If you child forgets their homework, can’t stay on task, has trouble being flexible to new plans, or acts impulsively, they may be facing challenges with executive functions.
Executive functions coordinate multiple brain functions to help your child perform complex tasks to achieve a goal. Examples of executive functions in action include:
- Self-regulation of emotions or impulses
- Starting and finishing tasks
Essentially, executive functions help your child act as the CEO of their own thoughts and actions.
Problems with executive functioning: How to spot symptoms
Very young children, especially under age 6, may not show any symptoms of poor executive functioning since they only engage in fairly simple tasks. As a child matures, problems with executive functions can become more apparent as expectations increase.
“In young children, executive functions are important for self-regulation,” says Alice Ann Holland, Ph.D., ABPP, a board-certified clinical neuropsychologist and the Research Director of the Neuropsychology Service at Children’s Health℠. “For instance, in the playroom, they need to be able to share toys and regulate their reactions when someone wants the toy they have. When we look at older kids, problems with executive function are more nuanced.”
Dr. Holland says that older children and teens may begin to struggle in school due to problems with organization, planning, flexibility, and problem-solving. Children may not complete homework on time because they lose assignments or don’t have a plan for completing them. Some children may learn to solve math problems one way but be unable to learn new, more efficient ways to solve problems as expected as they advance in grade level.
Strategies for improving executive functioning
Executive functions are important to help your child build strong relationships and succeed in school and work. If your child has executive functioning issues, you may be able to help them improve these skills with specific, consistent strategies.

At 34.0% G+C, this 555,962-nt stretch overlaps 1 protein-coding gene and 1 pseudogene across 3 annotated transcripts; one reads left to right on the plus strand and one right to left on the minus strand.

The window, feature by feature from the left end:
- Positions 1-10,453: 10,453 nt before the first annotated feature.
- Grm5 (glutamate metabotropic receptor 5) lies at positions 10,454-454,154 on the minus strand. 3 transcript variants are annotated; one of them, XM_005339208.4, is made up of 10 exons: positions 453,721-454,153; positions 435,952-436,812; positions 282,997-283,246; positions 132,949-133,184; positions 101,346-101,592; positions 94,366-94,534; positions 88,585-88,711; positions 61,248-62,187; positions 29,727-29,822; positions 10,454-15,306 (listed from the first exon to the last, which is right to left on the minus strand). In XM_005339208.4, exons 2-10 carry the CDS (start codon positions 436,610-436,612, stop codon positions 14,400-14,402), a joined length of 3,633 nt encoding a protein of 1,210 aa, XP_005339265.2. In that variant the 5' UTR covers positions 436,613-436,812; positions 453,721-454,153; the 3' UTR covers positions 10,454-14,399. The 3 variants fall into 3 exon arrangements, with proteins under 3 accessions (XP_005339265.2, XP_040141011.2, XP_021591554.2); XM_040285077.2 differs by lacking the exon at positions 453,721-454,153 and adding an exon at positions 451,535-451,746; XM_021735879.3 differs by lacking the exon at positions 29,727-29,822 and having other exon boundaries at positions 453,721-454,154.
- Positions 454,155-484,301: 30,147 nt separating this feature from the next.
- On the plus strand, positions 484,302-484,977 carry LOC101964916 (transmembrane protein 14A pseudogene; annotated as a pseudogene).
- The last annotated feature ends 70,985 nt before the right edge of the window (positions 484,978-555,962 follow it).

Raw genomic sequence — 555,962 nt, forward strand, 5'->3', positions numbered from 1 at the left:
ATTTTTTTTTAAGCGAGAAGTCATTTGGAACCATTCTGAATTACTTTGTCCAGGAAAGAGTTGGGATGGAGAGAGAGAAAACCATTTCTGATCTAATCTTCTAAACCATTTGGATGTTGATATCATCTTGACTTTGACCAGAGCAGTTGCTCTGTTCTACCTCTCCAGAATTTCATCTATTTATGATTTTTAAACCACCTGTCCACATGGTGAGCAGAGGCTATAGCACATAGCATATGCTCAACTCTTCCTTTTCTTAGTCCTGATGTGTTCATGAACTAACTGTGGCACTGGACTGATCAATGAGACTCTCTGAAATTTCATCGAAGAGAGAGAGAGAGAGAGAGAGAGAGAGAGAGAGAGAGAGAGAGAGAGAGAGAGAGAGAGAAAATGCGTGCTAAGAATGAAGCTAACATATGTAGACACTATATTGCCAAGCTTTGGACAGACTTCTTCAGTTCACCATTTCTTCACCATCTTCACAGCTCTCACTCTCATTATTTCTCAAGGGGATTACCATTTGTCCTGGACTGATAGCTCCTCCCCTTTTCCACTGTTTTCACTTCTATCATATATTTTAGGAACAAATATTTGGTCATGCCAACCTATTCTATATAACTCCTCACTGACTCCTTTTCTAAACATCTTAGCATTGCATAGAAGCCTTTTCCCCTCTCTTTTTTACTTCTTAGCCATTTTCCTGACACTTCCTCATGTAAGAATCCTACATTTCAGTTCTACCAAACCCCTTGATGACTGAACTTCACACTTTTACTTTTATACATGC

The most important strategy is to reinforce positive executive functioning, says Dr. Holland. Whenever your child tries to self-regulate, follow through on a plan, or stay organized, they should be praised for their efforts, even if those efforts are not successful at first.
You can also help your child access tools and resources that can help. These may include:
- Study skills courses
- Tutoring or study coaches
- Daily planners to improve organization
- Checklists or other reminders to help start and finish tasks
- Memory games that reinforce and reward working memory
“Children don’t inherently know all the tools and strategies that might help them,” says Dr. Holland. “Teaching children various tools to try can help them figure out what works best for their needs, since everyone is different.”
If your child’s executive functioning issues have larger impacts on their life, such as lost friendships or failing grades, you may want to have them evaluated by a pediatric neuropsychologist. The neuropsychologist can pinpoint specific issues and give your child personalized strategies for improving executive function.
If your child has difficulty with executive functioning, talk to a neuropsychologist at Children’s Health.
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